Bulge is reminder that we live among volcanoes


Last updated 2/9/2022 at Noon

Jarod Gatley

A bit of uplift in the Three Sisters Volcano complex is no cause for alarm —but an interesting reminder of the geology of the region we call home.

Scientists have detected an increase in the rate of uplift of the ground surface in the Three Sisters volcanic region of the Central Oregon Cascade Range. The United States Geologic Survey (USGS) released an information statement last week from the Cascades Volcano Observatory with respect to Three Sisters Volcano (complex).

The volcanoes’ status remains normal/green, and there is no sign of an imminent eruption. Episodes of increased uplift have been observed in this area before and are attributed to small pulses of magma moving deep into the volcanic region.

Jon Major, scientist in charge at the observatory, said the activity is probably coming from pulses of magma moving about four miles underground.

“There’s no imminent threat,” he said. “Our interpretation is it’s probably related to ongoing small inputs of magma deep underground. If the volcano were close to erupting, the magma would be breaking more rock, generating bigger earthquakes, releasing gases, and lifting the ground at a much faster pace,” Major said.

“There would be a lot more signs that magma was making its way to the surface and poised for an eruption,” he elaborated, adding, “We’re not seeing any of that right now.”

The last eruption on any of the Three Sisters was a mere 2,200 years ago – yesterday in geologic time. The stratovolcanoes were constructed between 150,000 and 50,000 years ago for North Sister and 50,000 to 15,000 years ago for Middle and South.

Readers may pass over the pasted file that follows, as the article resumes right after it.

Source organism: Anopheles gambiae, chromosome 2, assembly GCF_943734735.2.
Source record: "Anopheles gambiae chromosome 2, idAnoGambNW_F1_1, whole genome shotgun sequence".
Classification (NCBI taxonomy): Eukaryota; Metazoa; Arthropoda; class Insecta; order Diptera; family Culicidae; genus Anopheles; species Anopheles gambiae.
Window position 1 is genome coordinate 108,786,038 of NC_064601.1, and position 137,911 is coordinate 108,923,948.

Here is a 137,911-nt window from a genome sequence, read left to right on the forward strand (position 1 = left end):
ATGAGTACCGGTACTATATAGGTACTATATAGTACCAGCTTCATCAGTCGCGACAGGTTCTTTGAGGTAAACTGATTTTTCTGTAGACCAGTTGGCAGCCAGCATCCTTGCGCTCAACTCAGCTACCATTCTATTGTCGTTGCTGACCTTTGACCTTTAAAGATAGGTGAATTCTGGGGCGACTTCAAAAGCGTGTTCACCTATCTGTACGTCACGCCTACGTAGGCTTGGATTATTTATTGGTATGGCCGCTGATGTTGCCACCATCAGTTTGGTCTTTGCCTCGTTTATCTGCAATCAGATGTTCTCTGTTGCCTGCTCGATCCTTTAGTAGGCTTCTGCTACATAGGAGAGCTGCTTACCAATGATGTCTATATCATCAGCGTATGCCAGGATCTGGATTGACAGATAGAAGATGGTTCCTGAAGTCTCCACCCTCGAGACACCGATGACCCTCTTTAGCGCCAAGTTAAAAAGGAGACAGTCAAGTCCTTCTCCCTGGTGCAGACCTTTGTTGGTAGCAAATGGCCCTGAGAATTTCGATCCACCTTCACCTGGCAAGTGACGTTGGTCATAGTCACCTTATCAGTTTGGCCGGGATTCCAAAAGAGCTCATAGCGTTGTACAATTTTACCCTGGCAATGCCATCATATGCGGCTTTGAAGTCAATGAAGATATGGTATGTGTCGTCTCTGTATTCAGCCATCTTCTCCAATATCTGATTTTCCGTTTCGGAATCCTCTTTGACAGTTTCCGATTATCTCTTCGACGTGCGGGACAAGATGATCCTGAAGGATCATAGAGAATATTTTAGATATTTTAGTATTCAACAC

What USGS is seeing with the aid of satellite imagery is an upward shift in the ground of less than an inch, across a 12-mile area west of South Sister. One might ask if it’s even worth mentioning. Maybe. Maybe not. But if USGS finds it interesting, then by extension so do we, yet in a wider context.

There are moraine-damned lakes on the Sisters, some of which hold a lot of water. These freshwater lakes are formed behind a moraine or ice dam. One in particular, Carver Lake on the east side of South Sister about 12 miles from town, could be breached in the event of a major seismic event. Should we worry?

Not seriously, according to scientist David George, who studies in detail things most would find tedious. George notes that the outlet channel for Carver is a small tributary of Whychus Creek. Models, however, illustrate that a big chunk of town could be under anywhere from .05 to .25 meters (1.95 to 9.75 inches) of water, and in areas close by Whychus and smaller creeks, double that.

That would seem fairly catastrophic to the untrained observer. But George explained in a seven-page technical report: “Compared to earlier studies employing 1-D equations and coarse topography, our modeling suggests a strikingly different result for our test case involving inundation near Sisters. Owing in part to the use of 2-D equations as well as high-resolution lidar topography, our results suggest that flow avulsion and diversion on the alluvial fan surrounding Sisters would lead to a less severe flood hazard to the community.” (Emphasis added.)

Seismic activity like this also gets the attention of the Forest Service, who maintains two earthen dams at Upper and Lower Three Creeks Lake. Sisters District Manager Ian Reid tells The Nugget that it is only coincidental that these dams are under review in 2022.

“It’s part of a routine inspection and analysis that we undertake every so many years,” he said. “These are old dams.”

The larger of the lakes is 28 acres and is 28 feet deep in the center. That equates to about 230 million gallons of water. Reid says that water, if breached, would not find its way to the city. And while old and under observation, there is nothing to suggest an imminent break.

Officials regularly warn of a potentially devastating earthquake at the Cascadia Subduction Zone just off the Oregon coast. Central Oregon is affected by the same subduction zone, which created the Cascades millions of years ago. At the Cascadia Subduction Zone, the Juan de Fuca Plate is being subducted under the North American Plate, creating the potential for both quakes and eruptions.

When that happens, the plate goes down and creates lava, magma. Below the Cascades, there are magma chambers. It’s simple: the Cascade Mountain Range is an active volcanic area, and activity occasionally reminds us that we live among volcanoes.


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